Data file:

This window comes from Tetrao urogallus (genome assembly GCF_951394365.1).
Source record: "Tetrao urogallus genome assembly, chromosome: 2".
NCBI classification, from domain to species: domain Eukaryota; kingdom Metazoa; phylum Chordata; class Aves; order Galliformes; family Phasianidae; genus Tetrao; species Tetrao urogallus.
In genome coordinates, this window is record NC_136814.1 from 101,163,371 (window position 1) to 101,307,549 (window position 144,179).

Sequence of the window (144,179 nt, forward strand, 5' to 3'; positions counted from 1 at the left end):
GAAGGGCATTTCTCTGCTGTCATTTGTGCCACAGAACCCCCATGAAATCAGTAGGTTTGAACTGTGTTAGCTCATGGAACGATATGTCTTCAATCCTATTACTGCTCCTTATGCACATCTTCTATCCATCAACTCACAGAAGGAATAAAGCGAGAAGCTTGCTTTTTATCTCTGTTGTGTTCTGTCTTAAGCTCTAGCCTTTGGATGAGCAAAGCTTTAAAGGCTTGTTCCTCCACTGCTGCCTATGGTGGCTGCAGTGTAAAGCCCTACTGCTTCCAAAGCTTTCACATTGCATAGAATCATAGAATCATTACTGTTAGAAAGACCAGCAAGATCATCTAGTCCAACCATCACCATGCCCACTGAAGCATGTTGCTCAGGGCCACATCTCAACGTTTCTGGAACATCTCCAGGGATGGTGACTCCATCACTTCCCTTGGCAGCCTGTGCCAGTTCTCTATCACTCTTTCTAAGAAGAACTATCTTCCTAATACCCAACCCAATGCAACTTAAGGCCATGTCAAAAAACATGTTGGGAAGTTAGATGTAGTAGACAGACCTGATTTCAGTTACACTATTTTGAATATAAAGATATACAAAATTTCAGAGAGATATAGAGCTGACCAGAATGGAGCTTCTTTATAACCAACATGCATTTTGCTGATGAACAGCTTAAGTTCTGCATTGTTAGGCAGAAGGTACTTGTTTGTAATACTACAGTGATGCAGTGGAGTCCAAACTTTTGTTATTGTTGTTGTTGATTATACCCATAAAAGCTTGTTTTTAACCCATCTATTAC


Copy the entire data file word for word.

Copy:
This window comes from Tetrao urogallus (genome assembly GCF_951394365.1).
Source record: "Tetrao urogallus genome assembly, chromosome: 2".
NCBI classification, from domain to species: domain Eukaryota; kingdom Metazoa; phylum Chordata; class Aves; order Galliformes; family Phasianidae; genus Tetrao; species Tetrao urogallus.
In genome coordinates, this window is record NC_136814.1 from 101,163,371 (window position 1) to 101,307,549 (window position 144,179).

Sequence of the window (144,179 nt, forward strand, 5' to 3'; positions counted from 1 at the left end):
GAAGGGCATTTCTCTGCTGTCATTTGTGCCACAGAACCCCCATGAAATCAGTAGGTTTGAACTGTGTTAGCTCATGGAACGATATGTCTTCAATCCTATTACTGCTCCTTATGCACATCTTCTATCCATCAACTCACAGAAGGAATAAAGCGAGAAGCTTGCTTTTTATCTCTGTTGTGTTCTGTCTTAAGCTCTAGCCTTTGGATGAGCAAAGCTTTAAAGGCTTGTTCCTCCACTGCTGCCTATGGTGGCTGCAGTGTAAAGCCCTACTGCTTCCAAAGCTTTCACATTGCATAGAATCATAGAATCATTACTGTTAGAAAGACCAGCAAGATCATCTAGTCCAACCATCACCATGCCCACTGAAGCATGTTGCTCAGGGCCACATCTCAACGTTTCTGGAACATCTCCAGGGATGGTGACTCCATCACTTCCCTTGGCAGCCTGTGCCAGTTCTCTATCACTCTTTCTAAGAAGAACTATCTTCCTAATACCCAACCCAATGCAACTTAAGGCCATGTCAAAAAACATGTTGGGAAGTTAGATGTAGTAGACAGACCTGATTTCAGTTACACTATTTTGAATATAAAGATATACAAAATTTCAGAGAGATATAGAGCTGACCAGAATGGAGCTTCTTTATAACCAACATGCATTTTGCTGATGAACAGCTTAAGTTCTGCATTGTTAGGCAGAAGGTACTTGTTTGTAATACTACAGTGATGCAGTGGAGTCCAAACTTTTGTTATTGTTGTTGTTGATTATACCCATAAAAGCTTGTTTTTAACCCATCTATTAC